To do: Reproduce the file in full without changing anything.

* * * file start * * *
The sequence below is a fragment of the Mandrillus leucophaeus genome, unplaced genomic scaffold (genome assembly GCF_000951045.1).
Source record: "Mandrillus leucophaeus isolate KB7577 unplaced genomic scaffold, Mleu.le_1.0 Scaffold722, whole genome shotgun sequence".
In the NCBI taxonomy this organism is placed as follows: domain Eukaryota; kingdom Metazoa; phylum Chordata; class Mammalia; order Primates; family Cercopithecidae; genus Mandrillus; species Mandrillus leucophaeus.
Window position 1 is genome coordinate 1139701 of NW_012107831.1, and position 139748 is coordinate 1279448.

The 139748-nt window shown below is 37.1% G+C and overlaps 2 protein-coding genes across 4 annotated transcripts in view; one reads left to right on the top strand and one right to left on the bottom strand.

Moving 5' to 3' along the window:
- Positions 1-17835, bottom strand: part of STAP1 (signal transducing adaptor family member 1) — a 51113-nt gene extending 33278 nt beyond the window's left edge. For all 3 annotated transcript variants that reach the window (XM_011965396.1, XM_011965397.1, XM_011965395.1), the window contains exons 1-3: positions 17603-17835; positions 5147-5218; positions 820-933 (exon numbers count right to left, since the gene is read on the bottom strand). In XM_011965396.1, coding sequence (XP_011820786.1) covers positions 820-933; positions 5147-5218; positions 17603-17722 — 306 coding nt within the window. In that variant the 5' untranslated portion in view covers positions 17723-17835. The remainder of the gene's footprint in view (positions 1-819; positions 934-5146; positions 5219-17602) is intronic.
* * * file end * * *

The sequence below is a fragment of the Mandrillus leucophaeus genome, unplaced genomic scaffold (genome assembly GCF_000951045.1).
Source record: "Mandrillus leucophaeus isolate KB7577 unplaced genomic scaffold, Mleu.le_1.0 Scaffold722, whole genome shotgun sequence".
In the NCBI taxonomy this organism is placed as follows: domain Eukaryota; kingdom Metazoa; phylum Chordata; class Mammalia; order Primates; family Cercopithecidae; genus Mandrillus; species Mandrillus leucophaeus.
Window position 1 is genome coordinate 1139701 of NW_012107831.1, and position 139748 is coordinate 1279448.

The 139748-nt window shown below is 37.1% G+C and overlaps 2 protein-coding genes across 4 annotated transcripts in view; one reads left to right on the top strand and one right to left on the bottom strand.

Moving 5' to 3' along the window:
- Positions 1-17835, bottom strand: part of STAP1 (signal transducing adaptor family member 1) — a 51113-nt gene extending 33278 nt beyond the window's left edge. For all 3 annotated transcript variants that reach the window (XM_011965396.1, XM_011965397.1, XM_011965395.1), the window contains exons 1-3: positions 17603-17835; positions 5147-5218; positions 820-933 (exon numbers count right to left, since the gene is read on the bottom strand). In XM_011965396.1, coding sequence (XP_011820786.1) covers positions 820-933; positions 5147-5218; positions 17603-17722 — 306 coding nt within the window. In that variant the 5' untranslated portion in view covers positions 17723-17835. The remainder of the gene's footprint in view (positions 1-819; positions 934-5146; positions 5219-17602) is intronic.